Kyle and her husband moved to Brookfield in 1986. She became active in local politics and started blogging in 2004. Her focus is primarily on local issues but often includes state and national topics, too. Kyle looks at things from the taxpayers' perspective in a creative, yet down to earth way, addressing them from a practical point of view.
There were about 40 residents attending last Tuesday's School Board meeting--most of them because of the HG&D topic.
Early in the meeting, one man from the Christian Civil Liberties Union threatened to picket Elmbrook's building project if the school adopted the controversial oral sex warning policy in the 6th and 8th grade.
At about 8:05pm, Dr. Stewart began her report by stating the HG&D team had 2 tasks. One was to look at policy and make recommendations and the other was to look at the curriculum and outcomes. She then asked the board if they had questions.
Steve Schwei requested that the chart of outcomes for each grade level be reprinted, so the rationale would be noted for every outcome: 73 Outcomes were unchanged, 38 updated, 17 new, and 19 eliminated.
Ms. Depka clarified that Outcomes were the individual pieces of the total Curriculum picture.
(Please note that while those definitions may be Ms. Depka’s and Dr. Stewart’s interpretation of those terms, they do not reflect the entire HG&D team’s definition of “curriculum” or use of the term “curriculum” in the DPI’s instructions for HG&D. This issue is too large to cover here and will have to wait for another post. Just be aware however, that the DPI states, “...nothing in the law prevents the committee from actually writing and developing lessons or a curriculum, for that matter.” and refers to curriculum (lessons) in their instructions.)
Dr. Stewart (I think it was her, not Depka) stated that there were 2 areas that the HG&D team did not come to agreement on. One regarded the use of substitute or alternate lessons. Often the substitute materials are unrelated lessons, and they are not consistent. Should the substituted lessons be consistent so parents could know ahead of time what they would be? Should the substituted lesson be graded? This topic still needs further discussion but is not a hill to die on.
The other area the HG&D team could not come to consensus on was much more important. Once outcomes are agreed upon and approved by the team, who develops and approves the actual lesson materials for each outcome/curriculum item? This is a question that needs answering.
*Currently, policy directs the Advisory Committee to make recommendations on curriculum/outcomes only. Faculty then creates lessons for the curriculum/outcomes and chooses educational materials to be used in the lessons. A public review by grade level parents is then held to obtain input prior to finalization of lessons. Once lessons are finalized, lessons and materials are available in various venues for review so parents have access to lessons and materials children will complete. Parents then can determine if they want to 'opt opt' of la lesson. The committee provided their views in the form of a survey, which can be used by the Board of Education for a final decision.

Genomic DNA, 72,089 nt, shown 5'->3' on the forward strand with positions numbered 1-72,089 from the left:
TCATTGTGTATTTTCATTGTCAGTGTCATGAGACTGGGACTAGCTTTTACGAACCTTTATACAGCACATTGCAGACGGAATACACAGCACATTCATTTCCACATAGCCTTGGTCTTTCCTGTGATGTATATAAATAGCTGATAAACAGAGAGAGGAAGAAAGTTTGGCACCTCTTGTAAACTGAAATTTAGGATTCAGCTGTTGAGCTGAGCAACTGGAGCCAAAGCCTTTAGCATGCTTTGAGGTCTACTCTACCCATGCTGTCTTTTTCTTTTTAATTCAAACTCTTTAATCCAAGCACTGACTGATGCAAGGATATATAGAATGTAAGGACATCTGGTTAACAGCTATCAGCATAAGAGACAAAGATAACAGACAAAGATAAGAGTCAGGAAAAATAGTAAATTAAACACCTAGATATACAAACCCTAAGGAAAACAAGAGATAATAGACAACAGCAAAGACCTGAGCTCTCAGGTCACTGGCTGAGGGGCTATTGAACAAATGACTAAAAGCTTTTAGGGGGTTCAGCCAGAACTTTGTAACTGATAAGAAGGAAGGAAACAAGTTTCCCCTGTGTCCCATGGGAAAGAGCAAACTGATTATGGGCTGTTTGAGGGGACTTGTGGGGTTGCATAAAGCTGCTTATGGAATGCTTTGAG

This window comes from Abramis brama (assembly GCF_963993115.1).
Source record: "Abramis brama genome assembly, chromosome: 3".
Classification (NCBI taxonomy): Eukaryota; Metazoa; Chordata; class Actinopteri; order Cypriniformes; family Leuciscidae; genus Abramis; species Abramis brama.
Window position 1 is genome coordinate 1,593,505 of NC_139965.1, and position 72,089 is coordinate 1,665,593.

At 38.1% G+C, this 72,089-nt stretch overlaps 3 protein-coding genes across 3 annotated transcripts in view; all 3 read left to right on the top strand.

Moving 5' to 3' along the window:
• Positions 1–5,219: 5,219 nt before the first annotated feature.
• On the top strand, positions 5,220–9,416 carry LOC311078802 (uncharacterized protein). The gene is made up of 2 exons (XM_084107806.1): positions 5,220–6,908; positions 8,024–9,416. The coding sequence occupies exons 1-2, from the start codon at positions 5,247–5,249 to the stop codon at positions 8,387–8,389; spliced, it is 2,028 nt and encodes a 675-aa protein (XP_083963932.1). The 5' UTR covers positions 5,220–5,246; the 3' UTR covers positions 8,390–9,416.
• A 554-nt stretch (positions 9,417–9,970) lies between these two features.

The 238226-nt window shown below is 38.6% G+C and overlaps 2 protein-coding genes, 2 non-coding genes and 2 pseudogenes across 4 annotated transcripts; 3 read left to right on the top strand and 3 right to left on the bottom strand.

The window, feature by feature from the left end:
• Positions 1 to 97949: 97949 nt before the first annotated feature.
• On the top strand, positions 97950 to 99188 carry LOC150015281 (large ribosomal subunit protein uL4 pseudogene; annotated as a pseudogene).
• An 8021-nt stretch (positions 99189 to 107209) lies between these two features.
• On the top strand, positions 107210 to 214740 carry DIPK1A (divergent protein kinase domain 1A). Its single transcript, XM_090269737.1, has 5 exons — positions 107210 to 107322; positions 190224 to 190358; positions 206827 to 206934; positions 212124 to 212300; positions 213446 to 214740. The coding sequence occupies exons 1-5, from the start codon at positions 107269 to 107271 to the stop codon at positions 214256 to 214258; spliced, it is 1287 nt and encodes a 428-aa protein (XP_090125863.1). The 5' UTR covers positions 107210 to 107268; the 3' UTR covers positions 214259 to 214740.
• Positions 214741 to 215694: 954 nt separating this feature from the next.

*(Again, this is how Dr. Stewart is portraying the policy on curriculum development, not what State Statute 118.019 mandates.)
But does the current or future policy prevent a teacher from straying from the lesson? How would a parent know the level of detail and diversity in a broad Outcome?
Example: In the 1st grade one of the Outcomes is to "Describe different family structures". That could be rather innocent or not. One parent might just assume that means discussing how some families only have a mother and children, children living with grandparents, or some other traditional arrangement. But could a teacher go into detail about Johnny has two daddies or Johnny has two mommies or I don't even want to think about the possibilities?
By leaving the actual content of the lesson up to the faculty, there could be a very wide spectrum of information taught to the children because there is no hard-set curriculum in place at the time the HG&D team is approving outcomes.
If I were on the HG&D team, I would want to know exactly what the lessons plans were for each outcome before I would feel comfortable approving it.
If I were a parent of an Elmbrook student, I would want these lessons to be consistent and scripted. That way I could look at each topic and decide if I felt this was appropriate for my child or not--ahead of time.
It seemed some sort of easily accessible binder with the content of each lesson for parents to look at ahead of time does not really exist at the present time. The HG&D committee recommended that "Lessons should be available online for parent review, as well as at the Central Administrative Offices, schools, and local libraries." (That would be an improvement!)
The board and members and the audience were flipping through the 36 page packet of proposed outcomes for each grade level during this time. Board President Meg Wartman emphasized that none of the proposed changes to the current HG&D curriculum would take place until Fall of 2009.